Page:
THE COURT: All right, you don't have to explain how you got them. I am not asking you to do that. I am asking you if you tell me that, then I will let you continue if you have such testimony. That takes care of the known impression. Now, you have not -- and I overruled his objection at first about latents and he is starting to talk about latents without telling or indicating on the record whose latents they are and where they came from. He just said Dunlap came to him and gave him these. Now, Dunlap could have given him Joe Blow's, another offense. You have to connect it with this crime. Are you prepared to do that?

MR. HARRIS: Yes, I can have him -- have the submitting record of Detective Dunlap. Your Honor, the reason that I didn't do that was I thought Detective Dunlap said that he forwarded them directly to Detective Olanin and that I thought he said he brought -- that he found Detective Dunlap sitting at his desk.

THE COURT: Well, if there is some identifying feature on it, yes, but he could forward them from another case and that is what I am suggesting to you. I will let you continue with the understanding that you are going to follow-up. If you don't, we will strike it and you won't have a case.

MR. HARRIS: I agree with that."

[ 266 Pa. Super. Page 466]

N.T. 81-85.

The following day on re-direct, Officer Dunlap testified that the fingerprints on exhibits C-1 and C-2 were lifted off the two-by-three foot piece of glass found adjacent to the broken window. Directly after securing the prints, he returned them to his office and placed them in a locked file. He later took these prints and a rolled impression card to Detective Olanin.

Finally, the Commonwealth called Detective Joseph Greco. At that time, a rolled impression card was introduced into evidence. Detective Greco testified that the card was signed by appellant and that he had personally taken the fingerprints contained thereon from appellant some five months prior to the burglary.

While the court below was justified in its concern that the Commonwealth establish a foundation for the introduction of the rolled impression card, we believe that it erred in holding that such a foundation had in fact been established. We have no difficulty with the two cards bearing the latent prints; Officer Dunlap testified that exhibits C-1 and C-2 were indeed the cards which contained the prints he lifted off the piece of glass, and which he placed in his file cabinet and later delivered to Detective Olanin. The path followed by the rolled impression card, however, was far more suspect. Detective Greco testified that he took appellant's fingerprints on a rolled impression card -- exhibit C-4 -- and Officer Dunlap testified that he took a rolled impression card to Detective Olanin. The card used by Detective Olanin was not introduced into evidence, nor did he testify that exhibit C-4 was the rolled impression card he examined. Moreover, Detective Greco never stated that he gave exhibit C-4 to Officer Dunlap, who in turn never testified that he took that exhibit and handed it to Detective Olanin together with exhibits C-1 and C-2.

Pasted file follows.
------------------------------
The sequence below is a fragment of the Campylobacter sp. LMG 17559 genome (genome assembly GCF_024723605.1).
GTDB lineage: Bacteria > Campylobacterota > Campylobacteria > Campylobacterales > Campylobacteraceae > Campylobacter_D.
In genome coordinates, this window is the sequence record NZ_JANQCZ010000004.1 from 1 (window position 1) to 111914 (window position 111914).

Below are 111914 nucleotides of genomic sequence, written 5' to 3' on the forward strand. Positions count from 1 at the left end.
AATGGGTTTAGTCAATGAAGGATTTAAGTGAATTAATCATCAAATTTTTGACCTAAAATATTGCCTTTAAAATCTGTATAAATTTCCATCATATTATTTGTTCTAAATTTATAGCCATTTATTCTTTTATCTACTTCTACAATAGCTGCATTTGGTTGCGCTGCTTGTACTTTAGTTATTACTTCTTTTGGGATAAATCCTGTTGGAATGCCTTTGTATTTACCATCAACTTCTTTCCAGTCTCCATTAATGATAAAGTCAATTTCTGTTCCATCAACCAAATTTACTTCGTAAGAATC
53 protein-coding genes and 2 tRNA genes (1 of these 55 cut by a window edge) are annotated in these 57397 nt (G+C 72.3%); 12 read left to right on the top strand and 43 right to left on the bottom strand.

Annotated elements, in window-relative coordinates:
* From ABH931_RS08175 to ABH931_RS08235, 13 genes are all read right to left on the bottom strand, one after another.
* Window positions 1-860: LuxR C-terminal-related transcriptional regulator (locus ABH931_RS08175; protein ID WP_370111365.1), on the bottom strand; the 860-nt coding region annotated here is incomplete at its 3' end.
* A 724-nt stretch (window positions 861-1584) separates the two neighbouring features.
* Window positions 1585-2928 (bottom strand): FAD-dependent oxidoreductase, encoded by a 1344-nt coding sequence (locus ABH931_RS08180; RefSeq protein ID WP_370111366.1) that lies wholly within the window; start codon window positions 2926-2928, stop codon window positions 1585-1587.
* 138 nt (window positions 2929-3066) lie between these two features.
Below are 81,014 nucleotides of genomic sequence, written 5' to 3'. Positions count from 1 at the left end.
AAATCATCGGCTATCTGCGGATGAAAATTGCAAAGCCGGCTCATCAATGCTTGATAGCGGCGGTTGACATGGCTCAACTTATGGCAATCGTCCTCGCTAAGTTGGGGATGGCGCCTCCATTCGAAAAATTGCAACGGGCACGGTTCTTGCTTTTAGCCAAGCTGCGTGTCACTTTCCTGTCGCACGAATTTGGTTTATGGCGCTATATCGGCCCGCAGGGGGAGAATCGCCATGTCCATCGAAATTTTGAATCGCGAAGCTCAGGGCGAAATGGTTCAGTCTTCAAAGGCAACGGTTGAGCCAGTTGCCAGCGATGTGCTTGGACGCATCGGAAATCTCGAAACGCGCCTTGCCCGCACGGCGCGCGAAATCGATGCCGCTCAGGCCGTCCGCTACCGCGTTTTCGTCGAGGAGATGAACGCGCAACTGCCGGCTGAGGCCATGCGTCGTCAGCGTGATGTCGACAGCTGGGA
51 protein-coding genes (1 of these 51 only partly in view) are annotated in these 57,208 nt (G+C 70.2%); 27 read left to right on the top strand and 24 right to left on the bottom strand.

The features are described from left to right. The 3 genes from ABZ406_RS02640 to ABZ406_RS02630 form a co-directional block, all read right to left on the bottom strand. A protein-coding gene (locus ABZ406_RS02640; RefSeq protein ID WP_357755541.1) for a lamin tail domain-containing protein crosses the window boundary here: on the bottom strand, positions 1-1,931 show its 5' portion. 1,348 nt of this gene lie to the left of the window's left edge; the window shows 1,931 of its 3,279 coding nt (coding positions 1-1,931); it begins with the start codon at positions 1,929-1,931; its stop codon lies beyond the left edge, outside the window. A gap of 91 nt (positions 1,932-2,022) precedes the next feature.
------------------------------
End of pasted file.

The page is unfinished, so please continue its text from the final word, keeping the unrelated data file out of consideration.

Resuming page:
It is, of course, true that the admission of demonstrative evidence is a matter committed to the discretion of the trial court. Commonwealth v. Ford, 451 Pa. 81, 301 A.2d

[ 266 Pa. Super. Page 467856]

(1973); Commonwealth v. Jenkins, 231 Pa. Super. 266, 332 A.2d 490 (1974). Further, there is no requirement that the Commonwealth establish the sanctity of its exhibits beyond a moral certainty. Commonwealth v. Miller, 234 Pa. Super. 146, 339 A.2d 573 (1975). Every hypothetical possibility of tampering or identity need not be eliminated; it is sufficient that the evidence, direct or circumstantial, establish a reasonable inference that the identity and condition of the exhibits remained unimpaired until they were surrendered to the court. Commonwealth v. Miller, 247 Pa. Super. 132, 371 A.2d 1362 (1977); Commonwealth v. Rick, 244 Pa. Super. 33, 366 A.2d 302 (1976); Commonwealth v. Miller, supra; Commonwealth v. Jenkins, supra. Thus, while the Commonwealth enjoys a more relaxed burden of proof in this aspect of a criminal trial, it cannot ignore the necessity of demonstrating some reasonable connection between the proffered exhibits and the true evidence.

Instantly, the Commonwealth has simply failed to establish a chain, even a tenuous one, stretching from Detective Greco's fingerprinting of appellant to the rolled impression card employed by Detective Olanin. This is not a minimal discrepancy or an easily explained oversight as in Commonwealth v. Miller, 247 Pa. Super. 132, 371 A.2d 1362 (1977). In Miller, the property receipt for a gun described the piece as having a side plate screw missing, while the screw was in place on the gun admitted at trial. The Commonwealth there, however, introduced testimony from police personnel who handled the gun in the police laboratories and at the scene of the crime, who proffered a plausible explanation for the discrepancy. Here, we are not faced with a slightly chipped link in a continuous chain, but with a yawning chasm. Because the fingerprint testimony was the only evidence linking appellant with the crime, we have no alternative but to order him discharged.

Judgment of sentence reversed and appellant ordered discharged.

[ 266 Pa. Super. Page 468]

HESTER, Judge, dissenting:

I dissent. I would affirm on the opinion of Judge Jerome of the court below.